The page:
ArcelorMittal (NYSE:MT) has announced that it will sell its 15 percent stake in ArcelorMittal Mines Canada, one of its iron ore units. The deal is said to be worth $1.1 billion. If this deal falls through, it will give long-term access to iron ore to South Korea’s Posco and China Steel of Taiwan, two of the largest steel makers in the world. Another investor with a stake in the iron ore unit is the private equity fund EQ partners, according to an anonymous source cited by DealBook.
Lakshmi Mittal, the company’s CEO and controlling shareholder, has been selling off ArcelorMittal (NYSE:MT)’s assets in an effort to reduce the company’s debt as it struggles in the industry’s downturn. ArcelorMittal (NYSE:MT)’s steel demand has fallen to approximately 30 percent in the company’s European market. Including the sale of this iron ore unit, the company has sold off $4.2 billion in assets since September 2011.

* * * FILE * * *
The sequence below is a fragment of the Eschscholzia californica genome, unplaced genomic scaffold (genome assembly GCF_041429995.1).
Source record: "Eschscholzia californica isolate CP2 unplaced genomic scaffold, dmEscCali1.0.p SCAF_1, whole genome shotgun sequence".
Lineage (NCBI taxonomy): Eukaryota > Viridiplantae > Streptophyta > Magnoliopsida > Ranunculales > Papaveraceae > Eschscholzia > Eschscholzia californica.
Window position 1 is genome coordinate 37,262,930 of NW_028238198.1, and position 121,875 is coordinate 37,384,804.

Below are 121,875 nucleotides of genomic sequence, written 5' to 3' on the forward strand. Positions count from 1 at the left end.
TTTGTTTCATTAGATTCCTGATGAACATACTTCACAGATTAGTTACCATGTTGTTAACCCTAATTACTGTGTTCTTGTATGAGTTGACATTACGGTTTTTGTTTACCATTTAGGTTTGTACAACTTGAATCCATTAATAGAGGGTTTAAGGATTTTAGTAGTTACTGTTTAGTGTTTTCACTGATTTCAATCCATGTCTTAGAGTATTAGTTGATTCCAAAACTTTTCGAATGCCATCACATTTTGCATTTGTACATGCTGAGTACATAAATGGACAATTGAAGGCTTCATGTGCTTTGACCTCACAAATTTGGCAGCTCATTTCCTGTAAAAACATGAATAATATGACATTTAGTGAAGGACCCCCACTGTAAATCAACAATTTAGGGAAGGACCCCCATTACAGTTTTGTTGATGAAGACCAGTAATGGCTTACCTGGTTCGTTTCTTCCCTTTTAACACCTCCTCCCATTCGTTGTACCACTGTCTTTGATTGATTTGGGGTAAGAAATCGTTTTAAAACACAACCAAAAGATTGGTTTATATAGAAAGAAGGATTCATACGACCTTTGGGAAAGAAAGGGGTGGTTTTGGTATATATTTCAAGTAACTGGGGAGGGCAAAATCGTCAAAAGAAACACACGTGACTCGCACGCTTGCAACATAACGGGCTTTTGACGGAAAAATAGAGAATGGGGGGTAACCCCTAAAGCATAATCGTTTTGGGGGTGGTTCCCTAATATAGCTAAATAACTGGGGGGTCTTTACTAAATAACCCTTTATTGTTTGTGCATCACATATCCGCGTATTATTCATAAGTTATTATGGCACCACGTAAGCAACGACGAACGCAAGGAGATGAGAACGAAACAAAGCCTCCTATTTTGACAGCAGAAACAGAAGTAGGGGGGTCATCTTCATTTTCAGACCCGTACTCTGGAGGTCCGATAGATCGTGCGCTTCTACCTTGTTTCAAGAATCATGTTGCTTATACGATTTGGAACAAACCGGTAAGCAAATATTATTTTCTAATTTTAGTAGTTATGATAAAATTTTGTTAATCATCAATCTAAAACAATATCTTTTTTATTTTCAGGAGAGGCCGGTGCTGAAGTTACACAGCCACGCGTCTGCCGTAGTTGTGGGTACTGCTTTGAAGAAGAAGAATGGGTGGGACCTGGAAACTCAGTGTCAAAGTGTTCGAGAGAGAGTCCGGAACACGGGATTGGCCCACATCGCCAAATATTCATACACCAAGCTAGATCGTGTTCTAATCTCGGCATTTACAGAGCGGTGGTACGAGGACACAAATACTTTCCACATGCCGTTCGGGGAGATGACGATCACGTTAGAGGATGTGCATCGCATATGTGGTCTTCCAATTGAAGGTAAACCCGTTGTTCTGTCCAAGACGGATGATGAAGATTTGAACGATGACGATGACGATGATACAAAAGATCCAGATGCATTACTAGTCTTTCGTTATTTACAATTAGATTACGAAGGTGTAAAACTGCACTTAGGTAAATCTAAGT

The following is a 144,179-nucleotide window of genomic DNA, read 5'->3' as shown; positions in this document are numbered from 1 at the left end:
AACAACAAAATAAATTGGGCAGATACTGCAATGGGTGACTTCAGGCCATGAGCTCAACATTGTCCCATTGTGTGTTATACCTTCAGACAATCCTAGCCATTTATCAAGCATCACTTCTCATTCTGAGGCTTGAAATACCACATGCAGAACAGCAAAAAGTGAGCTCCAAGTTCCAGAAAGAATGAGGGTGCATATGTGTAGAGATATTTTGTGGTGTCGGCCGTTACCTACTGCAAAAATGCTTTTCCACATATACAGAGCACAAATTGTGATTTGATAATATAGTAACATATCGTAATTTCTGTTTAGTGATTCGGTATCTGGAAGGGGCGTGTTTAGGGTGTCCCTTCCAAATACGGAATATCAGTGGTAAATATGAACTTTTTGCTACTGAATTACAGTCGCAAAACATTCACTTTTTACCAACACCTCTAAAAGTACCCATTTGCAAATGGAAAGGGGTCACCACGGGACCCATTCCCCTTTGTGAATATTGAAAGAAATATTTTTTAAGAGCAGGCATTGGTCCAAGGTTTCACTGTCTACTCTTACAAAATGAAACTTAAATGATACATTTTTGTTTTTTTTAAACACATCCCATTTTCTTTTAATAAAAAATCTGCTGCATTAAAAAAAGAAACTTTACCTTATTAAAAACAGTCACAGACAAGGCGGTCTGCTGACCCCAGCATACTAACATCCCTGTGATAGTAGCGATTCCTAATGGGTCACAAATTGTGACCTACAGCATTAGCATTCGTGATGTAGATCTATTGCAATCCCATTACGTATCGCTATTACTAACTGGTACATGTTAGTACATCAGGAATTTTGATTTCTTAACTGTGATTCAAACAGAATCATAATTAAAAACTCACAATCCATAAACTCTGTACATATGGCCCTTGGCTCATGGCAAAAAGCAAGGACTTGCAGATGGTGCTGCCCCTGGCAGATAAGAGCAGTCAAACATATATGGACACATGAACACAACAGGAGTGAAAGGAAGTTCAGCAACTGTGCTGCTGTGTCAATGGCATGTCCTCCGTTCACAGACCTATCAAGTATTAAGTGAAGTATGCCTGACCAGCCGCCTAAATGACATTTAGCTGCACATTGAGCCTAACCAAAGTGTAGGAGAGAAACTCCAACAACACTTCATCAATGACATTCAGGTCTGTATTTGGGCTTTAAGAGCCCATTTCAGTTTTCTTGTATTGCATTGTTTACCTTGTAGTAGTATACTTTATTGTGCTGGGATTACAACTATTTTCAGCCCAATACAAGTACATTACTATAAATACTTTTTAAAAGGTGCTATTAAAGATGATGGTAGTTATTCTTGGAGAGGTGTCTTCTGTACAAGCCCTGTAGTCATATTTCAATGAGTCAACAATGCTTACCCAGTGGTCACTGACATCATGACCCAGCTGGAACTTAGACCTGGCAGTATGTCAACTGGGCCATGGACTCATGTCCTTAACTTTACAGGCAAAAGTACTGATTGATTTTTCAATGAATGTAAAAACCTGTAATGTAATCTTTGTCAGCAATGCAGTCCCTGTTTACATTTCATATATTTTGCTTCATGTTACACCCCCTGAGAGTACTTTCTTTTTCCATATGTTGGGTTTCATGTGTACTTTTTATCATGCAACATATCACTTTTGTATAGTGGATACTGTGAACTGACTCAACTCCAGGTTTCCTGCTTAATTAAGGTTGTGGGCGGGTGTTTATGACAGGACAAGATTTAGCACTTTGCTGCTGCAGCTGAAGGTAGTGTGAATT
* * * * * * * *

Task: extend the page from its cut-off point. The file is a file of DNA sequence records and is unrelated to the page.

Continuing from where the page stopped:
Standard & Poor’s and Moody’s Investors Service both reduced ArcelorMittal’s credit rating down to junk status because the company has such a large amount of debt, and the worsening steel industry isn’t making it any easier for the company to recover. The company’s debt was reported at $23 billion at the end of September, although an analyst at Credit Suisse Group AG (NYSE:CS) told DealBook that it could fall to about $20 billion this year.
In his first-quarter letter to investors of Greenlight Capital, David Einhorn lashed out at regulators. He claimed that the market is "fractured and possibly in the process of breaking completely." Q1 2021 hedge fund letters, conferences and more Einhorn claimed that many market participants and policymakers have effectively succeeded in "defunding the regulators." He pointed Read More
Today, shares of ArcelorMittal (NYSE:MT) are up almost 2 percent in New York on the news, likely because the steel giant received a good price without having to sacrifice very much. Shares in the Europe markets rose almost 4 percent. One analyst cited by DealBook said the $7.3 valuation of the deal was much better than his valuation, which was closer to $4 billion.